Research Interests: Community Ecology and Insect
     Production Dynamics
Entry into IGERT Program: Fall 2000
Graduation Date: May 2007 (Ph.D.)
Professional Address (September 2005):
      Benjamin Weibell, Assistant Professor
      Biology Department
      Anne Arundel Community College
      Arnold, Maryland 21012


B.S. Zoology, 2000
Brigham Young University

Graduate Committee :

Dr. Art Benke (UA), Major Advisor
Dr. Albrey Arrington (UA)
Dr. Amy Ward (UA)
Dr. Milton Ward (UA)
Dr. Manuel Molles (UNM)


I completed my externship during summer, 2004, working with the U.S. Fish and Wildlife on projects in Utah and Colorado investigating the dynamics of a newly invasive smallmouth bass population. I used aging and growth measurements to predict the success of these fish in the face of varying hydrological conditions, particularly the influence of drought. I also looked at trophic connections between the bass and riverine invertebrates. I anticipate information gained from this externship will expand data and insights about western U.S. rivers that I acquired from my intersite project on the Middle Rio Grande and substantially enhance my comparisons of rivers in different geographical settings (Sipsey River, AL; Middle Rio Grande, NM, and Rocky Mountain rivers).


    Dissertation Research

    I propose to investigate the mechanisms of resilience for invertebrates that inhabit submerged wood in a free flowing medium-sized river. Specifically, I intend to look at how invertebrate drift, reproduction, and aestivation contribute to recovery of this community after a drying disturbance due to the natural rise and fall of the hydrograph. The overall contribution of this recovery to annual community production will be closely examined. These facets will be evaluated through season and against the intensity and duration of disturbance. The main objective is to provide a general model of recovery in a free-flowing system.

    The research will include several field and laboratory experiments as well as field measurements of invertebrate drift. The success of this research is dependent on real-time monitoring of the hydrograph and a quick response time to any changes in discharge. The research experiments will be carried out over one year. Results from the proposed study will be valuable for river management and restoration of flow regime in other rivers.

    Poster, North American Benthological Society, 2003 (in PowerPoint)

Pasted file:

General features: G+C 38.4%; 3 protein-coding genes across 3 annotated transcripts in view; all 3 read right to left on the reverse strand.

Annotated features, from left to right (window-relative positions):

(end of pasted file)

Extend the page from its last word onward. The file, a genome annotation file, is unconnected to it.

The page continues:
"Quantification of Habitat for Snag-dwelling Invertebrates: Incorporation into a Dynamic Model"

    Study Site

    The Sipsey River is found in the western portion of the state of Alabama in the Coastal Plain region. The Sipsey is a fifth order stream and can be described as a medium size river. It is a tributary of the Tombigbee River in the Mobile River system and runs completely unregulated for approximately 184 km before its confluence (McGregor and O'Neil 1992). The long and narrow catchment area of the Sipsey River basin is about 2043 km2. Discharge of this river is highly variable ranging from 2.5 m3/s to 566 m3/s. The mean annual discharge is about 25 m3/s. Discharge is highly correlated with precipitation events and appears to have a two-day lag time behind storms. Water levels can rise as much as a meter in one day from the effects of a single storm, but the rise is steady and not flashy. Precipitation in this area is evenly distributed throughout the year with approximately 142 cm/y. This continual precipitation throughout the year causes water levels to change constantly. Currents tend to be slow to moderate. Water spills over the channel bank into the floodplain at discharges exceeding 56 m3/s. The Sipsey has an extensive forested floodplain with a width of 1-3 km which floods most years in the winter for a few months when evapotranspiration is low and the response of river stage is high, but has been observed to flood in all seasons of the year. The floodplain is a mosaic of pools, sloughs and oxbow lakes. Channel substrate consists mostly of loose sand, some gravel beds and clay. Wood is the most stable substrate found in the channel and is abundant as has been found in other Coastal Plain rivers (see Wallace and Benke 1984).

    The state of Alabama purchased a large plot of land (ca. 1,214 ha) immediately south of the USGS river gauging station, "Sipsey at Elrod-02446500", as part of the Alabama Forever Wild program. The land sits on the eastern side of the Sipsey and covers a large portion of the floodplain. This portion of the river will serve as the study site. This site is ideal because it provides us with access to the river, a relatively undisturbed portion of the river, and the USGS river gauging station immediately upstream. Data from the gauging station (e.g. discharge and river stage) can be obtained as real-time data via the internet on the USGS site ( Historical data from the gauging station is available from the same internet site for 57-y period of record. The study site is 31 km from the University of Alabama and the gauging station is essential for us to be able to respond to changes in the hydrograph.


    • What is the depth-specific community composition and secondary production per area river bottom? If a pattern is found, can this pattern be related to the resilience of the community?
    • What is the colonization potential and pattern of colonization over the course of a flooding event?
    • What is the pattern and composition of drift over the course of a flooding event?
    • What species are able to persist long-term through the desiccatioon period without leaving the wood and how does the recovery potential change with increasing duration of desiccation time?
    • What are the evacuation rates and assemblage composition as wood is exposed for organisms with no adaptation to persist long-term during desiccation?
    • What is the colonization potential of wood from eggs laid on desiccated snags?